Michaelia Cash Could Be Forced To Release Report Into Work For The Dole Death
"There isn't a whiteboard in the country big enough to shield Michaelia Cash," Labor's Ed Husic said.
Labor has threatened to use its numbers in the Senate to compel jobs minister Michaelia Cash to release a report into the death of a teenager on a Work for the Dole site, after she again refused to release a report into the tragedy on the two-year anniversary of his death.
Speaking to BuzzFeed News on the two-year anniversary of 18-year-old Josh Park-Fing's death, Labor's employment spokesperson Ed Husic condemned minister Cash's refusal to provide his distraught family with answers.
"For someone to lose their life in Work for the Dole is unthinkable and truly devastating," Husic said. "The silence from minister Cash is staggering."
Park-Fing died from head injuries sustained when he fell from a flatbed trailer being towed by a tractor in April 2016, while completing a Work for the Dole program at the Toowoomba Showgrounds, for which he was paid $218.75 per week.
Cash promised to conduct an investigation and publish a report into Park-Fing's death within a month. Two years on and nothing has been released.
Forensic teams from Workplace Health and Safety Queensland investigated the incident but have yet to complete their final report.
The Department of Employment (now the Department of Jobs and Small Business) provided an internal report to Cash in September 2016, which she has declined to disclose. She has also failed to answer BuzzFeed News questions about the reasons for the delay.
Cash told Senate Estimates that the report has been given to employment services provider NEATO, and workplace safety practices had been updated to ensure the protection of young people taking part in the program.
Cash has refused to disclose what workplace safety practices had been updated.
Cash held a press conference on Thursday afternoon and did not acknowledge the anniversary of Park-Fing's death, or offer her condolences to his family.
"There isn't a whiteboard in the country big enough to shield Michaelia Cash from the growing safety concerns about this failing jobs program," Ed Husic said.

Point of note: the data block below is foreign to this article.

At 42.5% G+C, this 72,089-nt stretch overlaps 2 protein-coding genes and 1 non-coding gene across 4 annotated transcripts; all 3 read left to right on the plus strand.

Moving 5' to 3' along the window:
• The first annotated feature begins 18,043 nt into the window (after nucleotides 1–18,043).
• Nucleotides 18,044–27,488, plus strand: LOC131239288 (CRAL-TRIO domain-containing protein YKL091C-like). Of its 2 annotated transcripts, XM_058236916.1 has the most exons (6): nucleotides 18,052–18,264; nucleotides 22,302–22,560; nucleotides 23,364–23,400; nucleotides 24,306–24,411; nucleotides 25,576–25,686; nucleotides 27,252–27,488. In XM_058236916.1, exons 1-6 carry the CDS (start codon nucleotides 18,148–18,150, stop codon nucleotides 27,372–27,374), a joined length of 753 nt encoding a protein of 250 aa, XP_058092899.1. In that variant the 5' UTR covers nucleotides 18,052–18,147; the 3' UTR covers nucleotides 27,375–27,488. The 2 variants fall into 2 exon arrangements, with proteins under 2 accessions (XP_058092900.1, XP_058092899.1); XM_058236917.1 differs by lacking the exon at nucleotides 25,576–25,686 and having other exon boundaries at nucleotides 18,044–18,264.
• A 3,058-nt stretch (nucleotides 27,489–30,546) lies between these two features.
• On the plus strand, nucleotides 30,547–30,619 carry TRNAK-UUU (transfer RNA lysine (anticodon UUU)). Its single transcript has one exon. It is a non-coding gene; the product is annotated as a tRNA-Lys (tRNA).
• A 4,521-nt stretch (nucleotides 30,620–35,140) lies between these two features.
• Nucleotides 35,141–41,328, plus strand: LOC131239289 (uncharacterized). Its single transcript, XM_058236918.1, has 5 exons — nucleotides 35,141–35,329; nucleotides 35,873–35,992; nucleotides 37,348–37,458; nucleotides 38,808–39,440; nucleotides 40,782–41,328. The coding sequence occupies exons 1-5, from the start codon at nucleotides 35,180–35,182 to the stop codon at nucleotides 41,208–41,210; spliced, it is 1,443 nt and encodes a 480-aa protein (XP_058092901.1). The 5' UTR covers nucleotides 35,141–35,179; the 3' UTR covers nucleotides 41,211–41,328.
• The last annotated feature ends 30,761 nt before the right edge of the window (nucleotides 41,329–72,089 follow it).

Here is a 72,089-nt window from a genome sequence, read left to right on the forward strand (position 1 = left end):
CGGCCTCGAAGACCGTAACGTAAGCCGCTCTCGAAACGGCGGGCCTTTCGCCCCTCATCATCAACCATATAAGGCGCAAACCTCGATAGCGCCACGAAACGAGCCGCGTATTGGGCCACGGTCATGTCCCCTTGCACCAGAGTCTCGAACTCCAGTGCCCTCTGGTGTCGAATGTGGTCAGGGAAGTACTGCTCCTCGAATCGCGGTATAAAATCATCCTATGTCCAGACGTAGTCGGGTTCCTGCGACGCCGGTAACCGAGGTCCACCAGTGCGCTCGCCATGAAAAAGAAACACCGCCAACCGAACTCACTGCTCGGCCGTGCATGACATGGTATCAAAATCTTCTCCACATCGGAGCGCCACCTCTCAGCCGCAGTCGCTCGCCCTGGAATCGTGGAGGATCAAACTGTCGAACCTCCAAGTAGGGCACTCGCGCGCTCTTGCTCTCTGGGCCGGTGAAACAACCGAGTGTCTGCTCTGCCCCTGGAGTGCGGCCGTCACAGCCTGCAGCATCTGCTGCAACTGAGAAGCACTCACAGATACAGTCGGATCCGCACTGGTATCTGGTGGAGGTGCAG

Labor and the Greens have threatened to use their numbers in the Senate to compel Cash to produce the report under an obscure rule called the Order of Production of Documents. If passed it would give the minster a deadline in which she had to table the documents.
However, in the past ministers have ignored the Senate's orders and refused.
"It's an absolute disgrace that two years on from this tragic incident, the Turnbull government has refused to explain what it's done to make Work for the Dole safer for the people it forces to participate in the program," Husic said.
He suspects the government is playing politics but says he finds it "frightening" how little Cash appears to be doing to address safety concerns.
"If the Coalition can hold a royal commission into pink batt installation safety conditions, why can't they explain safety improvements on a government jobs program?" Husic asked.
"She should emerge out of whatever ministerial protection program she's put herself in and tell young Australians what actions she has personally signed off on to make Work for the Dole safer."
Work for the Dole injuries have increased fivefold under the Coalition’s “jobactive” system. In 2015-16 there were 500 injuries sustained, out of 106,000 participants in the Work for the Dole program, including one death.
A government-commissioned report by Ernst & Young found 64% of Work for the Dole risk assessments in 2016 failed to fully comply with standard workplace health and safety procedures.
BuzzFeed News asked the Department of Jobs and Innovation for updated figures on Work for the Dole injuries in the past year, but it refused to provide them.
As first reported by BuzzFeed News last month, Husic – who has serious concerns with Work for the Dole – has refused to guarantee the controversial program would survive under a Labor government.
Greens senator Rachel Siewert has gone a step further and is calling for the program to be scrapped immediately.
"Forcing someone into potentially unsafe and underpaid work so they can receive support is not good enough, and young people are justified in taking action," she said.
Siewert says it's unacceptable that Park-Fing's family and friends have been denied an explanation into his death for two years.
"A report into his death should never have been up for negotiation, it should have been handed down in a timely manner so that his family have answers; to suspend the family with unanswered questions shows true callousness.
"I hope the government and minister Cash see the gravity of the situation and move to urgently provide Mr Park-Fing's family with the report and ensure that the broken Work for the Dole program ends, or is at least not a risk to those forced to partake."
Jeremy Poxon from the Australian Unemployed Workers' Union (AUWU), says the government's "head in the sand" response to Josh's death is completely unacceptable.
"We need to know that what happened to Josh won't happen to any other unemployed workers on these sites," Poxon said. "By continuing to administer the dangerously unregulated Work for the Dole program, this government is choosing to put the lives of many unemployed workers at risk."
The AUWU, which represents 12,000 members, is calling for young people to boycott the "unsafe" Work for the Dole program in favour of voluntary work, study or accredited training programs.
On Thursday, at a "Justice for Josh" rally in Brisbane, the union presented a petition to the Queensland industrial relations minister Grace Grace, asking her to investigate Cash and the federal government for failing to ensure Josh had a safe Work for the Dole site.